Over the years I have seen an increase in the idea of not reporting defects within Jira, Azure DevOps, Bugzilla etc and having a conversation instead.
If it is an issue within the story itself and an AC failure then I certainly see the merit in skipping the bug report. It can be busy work to write up behaviour, send it to the developer and for them to go “ah sod – I forgot about that” and quickly fix it. However as a counter point, from my time as a developer I did find it easier when things were written down as my memory recall from verbal communication isn’t the best. As a tester, unless the story comes back to test quickly, I want some kind of record.
This post is about more than pointing out that as humans we have different preferences. My concern is when entering a bug that isn’t currently planned to be fixed is considered busy work. This includes bugs found in areas that isn’t related to the current feature, or is quickly reviewed sat together & consider too low priority. I still always want to log a bug here.
Documenting why a bug isn’t worth fixing
I’m sure we’ve all been there where a defect is seen when you’re up against it. It is a real edge case and doesn’t have a significant user impact. The developer realises that it will be in a high risk area of code and a chunk of effort to fix & test it. Quickly it is clear that it isn’t worth doing right now. This is made in the knowledge that not fixing it now means that it probably won’t get done at all. So why enter a bug?
Think about the case where 6 months down the line and someone else sees this for the first time. They raise it with their PO and its agreed as a nice fix to put in. The scope isn’t quite understood so a developer goes away to investigate it. Half a day later they come to the same conclusion as before but aren’t all that confident in their understanding and want to get a second opinion from another team. “Oh that rings a bell. Yeah, real can of worms.”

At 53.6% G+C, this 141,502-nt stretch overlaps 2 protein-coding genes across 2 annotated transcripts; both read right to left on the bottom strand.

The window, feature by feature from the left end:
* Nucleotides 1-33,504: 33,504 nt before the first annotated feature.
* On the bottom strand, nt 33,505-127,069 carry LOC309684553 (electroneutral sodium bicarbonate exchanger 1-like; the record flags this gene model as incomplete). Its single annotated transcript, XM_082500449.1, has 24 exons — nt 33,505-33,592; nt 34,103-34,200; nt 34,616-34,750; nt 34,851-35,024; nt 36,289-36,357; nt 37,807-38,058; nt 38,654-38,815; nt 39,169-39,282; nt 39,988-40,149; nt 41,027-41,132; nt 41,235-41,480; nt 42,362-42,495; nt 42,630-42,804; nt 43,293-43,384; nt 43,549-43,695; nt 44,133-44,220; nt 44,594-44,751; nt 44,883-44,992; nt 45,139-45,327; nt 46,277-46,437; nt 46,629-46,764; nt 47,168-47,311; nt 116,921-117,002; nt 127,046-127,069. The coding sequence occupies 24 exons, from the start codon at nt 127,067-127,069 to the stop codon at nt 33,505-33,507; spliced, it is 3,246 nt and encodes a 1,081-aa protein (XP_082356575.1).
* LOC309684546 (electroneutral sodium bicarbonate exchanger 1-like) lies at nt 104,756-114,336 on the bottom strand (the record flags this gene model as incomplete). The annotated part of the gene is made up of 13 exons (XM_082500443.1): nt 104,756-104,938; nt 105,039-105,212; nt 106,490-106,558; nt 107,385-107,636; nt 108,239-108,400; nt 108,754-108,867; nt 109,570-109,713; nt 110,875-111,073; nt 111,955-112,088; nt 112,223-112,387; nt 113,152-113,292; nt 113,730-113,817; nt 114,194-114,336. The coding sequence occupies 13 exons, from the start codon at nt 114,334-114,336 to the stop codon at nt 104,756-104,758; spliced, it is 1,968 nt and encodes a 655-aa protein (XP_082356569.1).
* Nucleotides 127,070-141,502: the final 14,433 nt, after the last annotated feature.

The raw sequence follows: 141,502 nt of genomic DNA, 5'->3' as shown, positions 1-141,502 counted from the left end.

The 15 minutes saved by skipping writing this down has saved a lot of time here!
What about when the customer reports it?
Very much in the same line of thinking as above, what about when the rather angry customer phones tech support complaining that half the time they try saving to their shared space, they get an error and need to retry.
Tech Support haven’t heard of the issue. It isn’t in the bugs / known issues list available to them. So naturally they investigate. A chunk of time later it comes to Engineering. They try and reproduce it and confirm it is a bug. It is then scoped and fixed by a team.
The team involved in the fix decide that a bug escape review (or whatever your company calls it) should be held. How was this missed?
If only that bug was entered eh? Tech Support may have known already. The team responsible for fixing it would have known who to speak to about it.
Bugs can be useful for learning
I’ve mainly worked with large, complicated software. This means there’s tech debt and a deep history of why some of our more complicated code exists. When it comes to developing a feature that has been around the block a few times, unless you yourself are familiar with it then it can be good to know about the gotchas and challenges. Similarly when identifying the risk and scope of testing, what bugs and challenges have we seen in the past?
A searchable pool of defects that includes changeset notes, a discussion on how to fix an issue or why it isn’t fixable can be pretty handy here! I’ve learnt about some of the nuances of the protocols used by our solution through developer’s bug comments.
I also believe that just knowing about the quantity of bugs in software is important. Zero bug software isn’t saying zero bugs are in the application – give me 30 minutes and I’ll prove otherwise – but that we’re leaving zero bugs in an open state. Just as zero bug development shouldn’t be misinterpreted as developing bug-free software, it shouldn’t be misinterpreted as don’t bother entering bugs!
As engineers we are all responsible for quality but how do we gauge that if we’re not recording bugs. How can we say that we have an understanding of our software’s quality level when there is no visibility of how many bugs we have accepted.
Within the world of cyber security it is known that you can mitigate, accept, transfer or avoid vulnerabilities. The same is true of bugs. Marking a bug as won’t fix is accepting the risk and impact on a customer should they encounter it.
The next time you or someone on your team says “don’t bother entering a bug”, make sure that everyone involved in the decision knows that they are keeping quality issues to themselves and they may be screwing over their colleagues down the line.
ACs passed. Able to place mug on the table. User story moved to done.